What is Bear Market?
Let's find out Bear Market meaning, definition in crypto, what is Bear Market, and all other detailed facts.
The term “bear market” is named after the way a bear attacks its prey by swiping its paws downward.
Bear markets are often associated with a loss in an entire market or index, however, individual stocks or items can also be deemed to be in a bear market if they undergo a 20% or more decline over a prolonged duration.
Bear markets happen occasionally. Nowadays, the economy is able to recover fast because a bear market typically fixes itself. Looking back in time, Wall Street has faced 13 bear markets since WWII, every five or six years, and every one of them lasted a bit over a year. Overall, bear markets can last several years or only a few weeks.
Nonetheless, even if a bear market corrects itself, a recession can still occur if stock prices continue to fall. A recession occurs when the economy stops increasing for an extended period of time (usually two quarters or more of negative economic growth).
Talking about bear markets in the crypto world, Bitcoin experienced a major drop from approximately $20,000 to just over $3,000 in December 2017. This was the most well-known crypto crash in history.
Examples of the Most Well-Known Bear Markets
There are several examples of bear markets that took place over the years. Here are a few of them.
The Great Depression
In 1929, the Great Depression started, and it is now seen as one of the lengthiest and harshest economic slumps. It was only in the late 1930s that the global economy started to recover.
There are people that believe that the 1929 U.S. stock market downturn was the most significant, nevertheless, others point out that it might have been an outcome rather than a cause.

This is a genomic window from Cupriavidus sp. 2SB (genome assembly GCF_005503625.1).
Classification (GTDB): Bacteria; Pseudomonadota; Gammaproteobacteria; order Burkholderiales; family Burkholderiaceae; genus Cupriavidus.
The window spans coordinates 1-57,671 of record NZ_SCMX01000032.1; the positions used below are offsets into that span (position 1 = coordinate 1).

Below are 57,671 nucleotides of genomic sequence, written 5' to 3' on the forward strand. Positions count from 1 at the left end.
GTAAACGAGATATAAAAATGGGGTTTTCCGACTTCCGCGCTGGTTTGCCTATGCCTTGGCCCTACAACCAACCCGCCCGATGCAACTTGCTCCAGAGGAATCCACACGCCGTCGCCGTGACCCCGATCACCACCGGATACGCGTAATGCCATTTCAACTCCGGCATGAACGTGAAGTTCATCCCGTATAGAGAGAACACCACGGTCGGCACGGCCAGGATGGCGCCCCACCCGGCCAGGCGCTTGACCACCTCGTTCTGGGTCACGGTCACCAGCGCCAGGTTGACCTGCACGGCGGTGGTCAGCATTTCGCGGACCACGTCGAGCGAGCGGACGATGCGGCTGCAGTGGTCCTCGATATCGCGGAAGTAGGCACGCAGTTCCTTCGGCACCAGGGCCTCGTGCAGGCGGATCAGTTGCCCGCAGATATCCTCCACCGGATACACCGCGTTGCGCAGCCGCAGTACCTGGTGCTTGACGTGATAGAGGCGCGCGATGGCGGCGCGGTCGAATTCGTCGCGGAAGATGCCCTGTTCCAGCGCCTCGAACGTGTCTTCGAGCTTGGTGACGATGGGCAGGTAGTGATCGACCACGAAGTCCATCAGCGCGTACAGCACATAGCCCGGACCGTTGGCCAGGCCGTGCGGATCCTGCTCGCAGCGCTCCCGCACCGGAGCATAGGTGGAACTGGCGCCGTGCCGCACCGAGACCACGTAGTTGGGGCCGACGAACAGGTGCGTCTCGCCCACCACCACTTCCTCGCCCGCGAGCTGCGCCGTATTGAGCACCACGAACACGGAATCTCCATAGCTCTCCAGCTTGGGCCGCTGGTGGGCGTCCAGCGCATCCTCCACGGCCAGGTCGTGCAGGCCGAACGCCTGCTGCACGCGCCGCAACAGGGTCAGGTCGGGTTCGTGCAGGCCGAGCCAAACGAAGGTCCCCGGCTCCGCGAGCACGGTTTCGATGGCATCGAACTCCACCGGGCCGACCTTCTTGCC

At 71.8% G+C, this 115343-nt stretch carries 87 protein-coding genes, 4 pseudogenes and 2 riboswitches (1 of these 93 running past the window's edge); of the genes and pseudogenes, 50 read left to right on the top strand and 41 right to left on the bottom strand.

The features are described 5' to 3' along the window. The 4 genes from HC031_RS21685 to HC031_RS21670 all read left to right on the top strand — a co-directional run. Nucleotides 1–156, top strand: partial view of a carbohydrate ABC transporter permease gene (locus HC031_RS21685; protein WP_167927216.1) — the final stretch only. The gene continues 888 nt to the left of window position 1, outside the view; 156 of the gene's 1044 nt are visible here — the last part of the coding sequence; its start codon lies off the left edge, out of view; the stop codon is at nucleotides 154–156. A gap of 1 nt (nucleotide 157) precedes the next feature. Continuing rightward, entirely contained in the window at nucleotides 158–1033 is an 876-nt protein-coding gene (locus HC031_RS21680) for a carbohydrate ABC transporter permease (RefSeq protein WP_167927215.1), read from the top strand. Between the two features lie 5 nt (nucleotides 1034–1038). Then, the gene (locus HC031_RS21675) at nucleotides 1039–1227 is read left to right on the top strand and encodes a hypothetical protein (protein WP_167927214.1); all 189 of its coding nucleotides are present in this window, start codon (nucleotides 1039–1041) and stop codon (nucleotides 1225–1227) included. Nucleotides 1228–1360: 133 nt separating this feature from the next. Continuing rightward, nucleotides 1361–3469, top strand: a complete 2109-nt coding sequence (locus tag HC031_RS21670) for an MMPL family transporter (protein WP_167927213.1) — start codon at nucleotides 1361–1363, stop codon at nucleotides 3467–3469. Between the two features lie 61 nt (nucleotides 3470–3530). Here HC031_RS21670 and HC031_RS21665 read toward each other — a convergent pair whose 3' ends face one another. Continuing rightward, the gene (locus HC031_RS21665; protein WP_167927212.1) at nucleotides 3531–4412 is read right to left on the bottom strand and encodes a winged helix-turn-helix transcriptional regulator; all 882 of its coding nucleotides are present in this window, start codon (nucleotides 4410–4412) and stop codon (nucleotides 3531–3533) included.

The thought that the market would continue to rise and people would take part was what caused the overall fall in the first place.
The 1929 Wall Street Crash was a dramatic and sudden collapse in stock prices on the New York Stock Exchange. This was accompanied by the London Stock Exchange Crash, which marked the beginning of the Great Depression. It was accompanied by the "Roaring Twenties," an era of luxury before World War I.
The Dot-Com Bubble
Google, Amazon, and Yahoo! were a few of the new tech organizations that quickly expanded as the internet’s adaptation throughout the world drove the market expansion in the late 1990s.
In this sense, the S&P 500 climbed by almost 400 percent before falling by 49% in March 2000. Prices could no longer be rationalized since they had become so high as a result of over-speculation and strong market sentiment. Simultaneously, investors continued to invest money into dot-com stocks, and supply began to overwhelm demand.
Companies were able to get investors to undertake ineffective operations despite the fact that they lacked a clear approach.
The Financial Crisis
Due to the risk-taking of financial markets and the housing crisis, the global financial crisis that occurred in 2007-2008 was the biggest bear market since the Great Depression. The collapse occurred in September of 2008, at the same time as Lehman Brothers filed for bankruptcy, initiating the global financial crisis.
As a result of these events, the S&P 500 lost about half of its value, nevertheless, the market began to climb again in 2009 and began a bull market that continued until February 2020.
Bear Market VS Market Correction VS Pullback
To better understand the differences, keep in mind that a bear market happens when prices fall by 20% or even more, and this can last from years to a few weeks. Also, when the investors lose confidence in the market, they begin to leave. This leads to trading activity decreases because a number of investors would sell their assets to protect themselves from losses.
Market correction, on the other hand, takes place when prices fall by 10% to 20% and can linger for two to four months. This time period is very volatile, and it has the potential to drive investors to fear a bear market and sell.
Pullback occurs when the price falls by 5% to 10%, although it is short-termed, lasting a few days or weeks. It's similar to going through a typical period of adjustment.